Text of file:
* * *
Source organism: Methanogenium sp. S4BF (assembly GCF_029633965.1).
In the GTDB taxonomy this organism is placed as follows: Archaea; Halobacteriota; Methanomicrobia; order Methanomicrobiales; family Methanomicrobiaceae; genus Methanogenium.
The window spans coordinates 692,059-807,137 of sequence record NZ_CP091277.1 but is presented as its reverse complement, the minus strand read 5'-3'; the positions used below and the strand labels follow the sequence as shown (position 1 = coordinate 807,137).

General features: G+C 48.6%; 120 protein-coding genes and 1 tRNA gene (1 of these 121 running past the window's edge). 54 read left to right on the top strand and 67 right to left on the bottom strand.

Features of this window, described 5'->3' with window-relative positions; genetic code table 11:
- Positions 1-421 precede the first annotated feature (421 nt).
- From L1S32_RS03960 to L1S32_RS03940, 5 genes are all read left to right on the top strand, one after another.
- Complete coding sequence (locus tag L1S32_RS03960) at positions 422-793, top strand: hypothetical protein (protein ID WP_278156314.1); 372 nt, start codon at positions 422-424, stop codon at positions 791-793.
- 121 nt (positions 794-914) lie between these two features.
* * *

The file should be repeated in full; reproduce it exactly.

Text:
Source organism: Methanogenium sp. S4BF (assembly GCF_029633965.1).
In the GTDB taxonomy this organism is placed as follows: Archaea; Halobacteriota; Methanomicrobia; order Methanomicrobiales; family Methanomicrobiaceae; genus Methanogenium.
The window spans coordinates 692,059-807,137 of sequence record NZ_CP091277.1 but is presented as its reverse complement, the minus strand read 5'-3'; the positions used below and the strand labels follow the sequence as shown (position 1 = coordinate 807,137).

General features: G+C 48.6%; 120 protein-coding genes and 1 tRNA gene (1 of these 121 running past the window's edge). 54 read left to right on the top strand and 67 right to left on the bottom strand.

Features of this window, described 5'->3' with window-relative positions; genetic code table 11:
- Positions 1-421 precede the first annotated feature (421 nt).
- From L1S32_RS03960 to L1S32_RS03940, 5 genes are all read left to right on the top strand, one after another.
- Complete coding sequence (locus tag L1S32_RS03960) at positions 422-793, top strand: hypothetical protein (protein ID WP_278156314.1); 372 nt, start codon at positions 422-424, stop codon at positions 791-793.
- 121 nt (positions 794-914) lie between these two features.